I'm not the only one asking these questions, of course. Termed by some as the "Cult of Busyness," social scientists voice concern over society's hero worship of people who do too damn much. Juggling harried sports, school, work and home schedules earns titles like "Super Mom" and "Ultra Dad." Develop a nervous tick, sacrifice sleep, lose all ability to focus on an immobile object for longer than five seconds: You're doing great! The ultimate goal, it seems, is to completely forget that people ever experienced joy over anything other than a crowded to-do list.
On its face, the idea seems simple enough: Work more, make more money. Do more, make more happiness. Rest less. But mounting evidence suggests modern notions of productivity may be flawed. In a study titled "Time Use and Productivity: The Wage Returns to Sleep," economists Matthew Gibson and Jeffrey Shrader looked at two cities that, while in the same time zone, experienced exactly an hour's difference in daylight—a geographical trait that results in an hour's sleep difference between the populations. They studied the cities' earnings data and found that the well-rested population earned 4.5 percent more than the city that stayed awake longer.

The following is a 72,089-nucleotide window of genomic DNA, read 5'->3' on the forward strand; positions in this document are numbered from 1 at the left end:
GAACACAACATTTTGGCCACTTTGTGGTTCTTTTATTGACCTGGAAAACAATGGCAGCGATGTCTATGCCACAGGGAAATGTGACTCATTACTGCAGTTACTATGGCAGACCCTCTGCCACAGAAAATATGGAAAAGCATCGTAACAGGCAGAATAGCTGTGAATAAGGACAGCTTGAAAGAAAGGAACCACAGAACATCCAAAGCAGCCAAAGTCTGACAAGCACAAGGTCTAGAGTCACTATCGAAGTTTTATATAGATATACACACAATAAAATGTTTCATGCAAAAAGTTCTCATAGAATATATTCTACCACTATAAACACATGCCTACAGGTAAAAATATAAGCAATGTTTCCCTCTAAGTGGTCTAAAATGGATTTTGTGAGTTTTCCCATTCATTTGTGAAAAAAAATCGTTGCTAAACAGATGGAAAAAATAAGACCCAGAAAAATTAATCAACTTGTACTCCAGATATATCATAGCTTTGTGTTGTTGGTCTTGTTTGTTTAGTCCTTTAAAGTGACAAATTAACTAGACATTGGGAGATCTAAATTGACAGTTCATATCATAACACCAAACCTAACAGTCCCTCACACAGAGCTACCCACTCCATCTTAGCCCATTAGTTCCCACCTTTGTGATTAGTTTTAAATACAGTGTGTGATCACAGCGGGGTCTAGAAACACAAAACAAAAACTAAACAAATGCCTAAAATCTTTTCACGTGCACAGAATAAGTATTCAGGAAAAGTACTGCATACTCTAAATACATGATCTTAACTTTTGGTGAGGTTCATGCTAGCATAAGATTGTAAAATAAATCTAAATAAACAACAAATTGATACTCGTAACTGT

So schedule in an extra hour's sleep and do more in the truncated waking hours. Easy enough, right? Well, no—the quality of those open-eyed, hyperproductive hours matters too, especially to your health. The American Psychological Association's "Stress in America" report found that roughly a quarter of Americans realize they're overstressed to an unhealthy degree but say they're too busy to engage in stress-reducing activities. The study cited stress as a significant danger to physical, emotional and psychological well-being, a familiar claim my neuroscientist friend recently confirmed, saying stress is "dangerous as hell."